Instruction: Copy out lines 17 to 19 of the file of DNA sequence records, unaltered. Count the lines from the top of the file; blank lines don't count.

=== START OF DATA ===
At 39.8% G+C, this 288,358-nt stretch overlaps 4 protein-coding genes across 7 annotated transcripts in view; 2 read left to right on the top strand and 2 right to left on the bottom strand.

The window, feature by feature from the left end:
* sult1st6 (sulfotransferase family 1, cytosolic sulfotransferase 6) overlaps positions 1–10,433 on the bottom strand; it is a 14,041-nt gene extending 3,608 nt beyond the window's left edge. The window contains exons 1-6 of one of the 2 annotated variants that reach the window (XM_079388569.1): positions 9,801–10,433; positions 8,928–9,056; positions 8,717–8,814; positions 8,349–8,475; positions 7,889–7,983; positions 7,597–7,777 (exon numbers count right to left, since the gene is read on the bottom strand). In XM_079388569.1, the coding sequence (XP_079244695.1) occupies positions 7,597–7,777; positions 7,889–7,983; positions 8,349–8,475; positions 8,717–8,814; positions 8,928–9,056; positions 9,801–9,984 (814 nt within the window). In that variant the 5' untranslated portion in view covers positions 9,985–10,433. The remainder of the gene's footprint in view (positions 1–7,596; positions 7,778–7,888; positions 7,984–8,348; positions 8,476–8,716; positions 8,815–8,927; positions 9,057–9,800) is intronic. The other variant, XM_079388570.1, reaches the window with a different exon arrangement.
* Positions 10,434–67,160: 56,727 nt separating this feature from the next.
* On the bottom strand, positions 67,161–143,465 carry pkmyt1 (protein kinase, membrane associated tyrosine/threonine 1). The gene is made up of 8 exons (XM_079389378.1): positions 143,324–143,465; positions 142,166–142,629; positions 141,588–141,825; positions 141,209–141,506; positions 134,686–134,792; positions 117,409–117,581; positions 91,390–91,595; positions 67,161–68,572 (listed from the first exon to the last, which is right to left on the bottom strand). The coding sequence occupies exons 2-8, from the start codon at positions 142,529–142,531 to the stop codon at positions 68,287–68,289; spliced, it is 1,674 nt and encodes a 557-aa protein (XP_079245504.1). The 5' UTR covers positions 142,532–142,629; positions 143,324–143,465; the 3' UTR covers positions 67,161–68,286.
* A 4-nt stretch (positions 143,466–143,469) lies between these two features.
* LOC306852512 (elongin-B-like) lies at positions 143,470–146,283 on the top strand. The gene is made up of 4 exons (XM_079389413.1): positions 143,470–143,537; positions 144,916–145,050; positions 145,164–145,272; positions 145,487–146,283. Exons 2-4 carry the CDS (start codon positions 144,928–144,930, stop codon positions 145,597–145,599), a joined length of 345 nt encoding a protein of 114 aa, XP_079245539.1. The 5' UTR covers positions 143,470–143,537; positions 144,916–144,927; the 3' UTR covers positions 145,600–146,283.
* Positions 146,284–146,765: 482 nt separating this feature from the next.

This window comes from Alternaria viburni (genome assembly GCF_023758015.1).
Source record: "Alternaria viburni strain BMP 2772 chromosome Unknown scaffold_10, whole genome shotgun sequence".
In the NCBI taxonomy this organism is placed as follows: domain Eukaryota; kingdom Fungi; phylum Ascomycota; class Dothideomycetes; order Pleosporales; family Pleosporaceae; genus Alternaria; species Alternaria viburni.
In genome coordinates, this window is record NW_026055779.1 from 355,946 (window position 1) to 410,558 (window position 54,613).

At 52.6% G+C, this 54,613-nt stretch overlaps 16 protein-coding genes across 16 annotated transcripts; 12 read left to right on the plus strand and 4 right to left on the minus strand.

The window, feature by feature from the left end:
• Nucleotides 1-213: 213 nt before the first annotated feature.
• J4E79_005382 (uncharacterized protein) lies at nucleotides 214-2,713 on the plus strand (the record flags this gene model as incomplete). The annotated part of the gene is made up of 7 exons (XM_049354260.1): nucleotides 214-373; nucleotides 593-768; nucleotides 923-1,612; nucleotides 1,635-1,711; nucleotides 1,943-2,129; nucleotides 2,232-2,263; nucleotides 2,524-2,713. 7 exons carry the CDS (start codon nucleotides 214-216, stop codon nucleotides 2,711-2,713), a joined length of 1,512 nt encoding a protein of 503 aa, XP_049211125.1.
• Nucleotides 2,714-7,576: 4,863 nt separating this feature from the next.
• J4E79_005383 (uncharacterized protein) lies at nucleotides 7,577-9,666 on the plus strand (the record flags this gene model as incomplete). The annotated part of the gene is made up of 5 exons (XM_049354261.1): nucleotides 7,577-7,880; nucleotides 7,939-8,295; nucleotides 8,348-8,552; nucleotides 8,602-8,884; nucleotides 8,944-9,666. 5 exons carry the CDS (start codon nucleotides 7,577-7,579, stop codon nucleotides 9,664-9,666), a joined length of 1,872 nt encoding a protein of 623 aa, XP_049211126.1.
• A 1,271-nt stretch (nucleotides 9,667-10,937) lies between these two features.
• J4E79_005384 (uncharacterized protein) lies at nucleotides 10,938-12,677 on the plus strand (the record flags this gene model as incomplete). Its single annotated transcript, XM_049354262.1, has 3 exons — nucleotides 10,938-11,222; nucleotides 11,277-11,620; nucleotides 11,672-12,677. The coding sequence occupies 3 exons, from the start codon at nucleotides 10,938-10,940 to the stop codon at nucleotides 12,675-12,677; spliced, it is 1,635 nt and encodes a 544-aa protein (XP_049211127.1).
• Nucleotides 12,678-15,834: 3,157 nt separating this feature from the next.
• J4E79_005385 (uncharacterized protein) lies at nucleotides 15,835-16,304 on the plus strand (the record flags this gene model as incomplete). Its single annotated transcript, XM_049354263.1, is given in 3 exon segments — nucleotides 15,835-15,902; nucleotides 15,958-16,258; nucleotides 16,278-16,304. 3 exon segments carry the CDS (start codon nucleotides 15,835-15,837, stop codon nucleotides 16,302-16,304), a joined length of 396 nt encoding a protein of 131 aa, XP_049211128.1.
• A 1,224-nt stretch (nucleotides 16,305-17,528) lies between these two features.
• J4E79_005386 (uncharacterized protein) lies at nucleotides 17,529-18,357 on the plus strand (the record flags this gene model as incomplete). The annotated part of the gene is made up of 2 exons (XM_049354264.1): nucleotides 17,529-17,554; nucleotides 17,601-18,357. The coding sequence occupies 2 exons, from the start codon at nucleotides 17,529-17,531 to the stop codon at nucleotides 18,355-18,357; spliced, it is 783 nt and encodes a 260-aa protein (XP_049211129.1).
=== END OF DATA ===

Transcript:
• Nucleotides 2,714-7,576: 4,863 nt separating this feature from the next.
• J4E79_005383 (uncharacterized protein) lies at nucleotides 7,577-9,666 on the plus strand (the record flags this gene model as incomplete). The annotated part of the gene is made up of 5 exons (XM_049354261.1): nucleotides 7,577-7,880; nucleotides 7,939-8,295; nucleotides 8,348-8,552; nucleotides 8,602-8,884; nucleotides 8,944-9,666. 5 exons carry the CDS (start codon nucleotides 7,577-7,579, stop codon nucleotides 9,664-9,666), a joined length of 1,872 nt encoding a protein of 623 aa, XP_049211126.1.
• A 1,271-nt stretch (nucleotides 9,667-10,937) lies between these two features.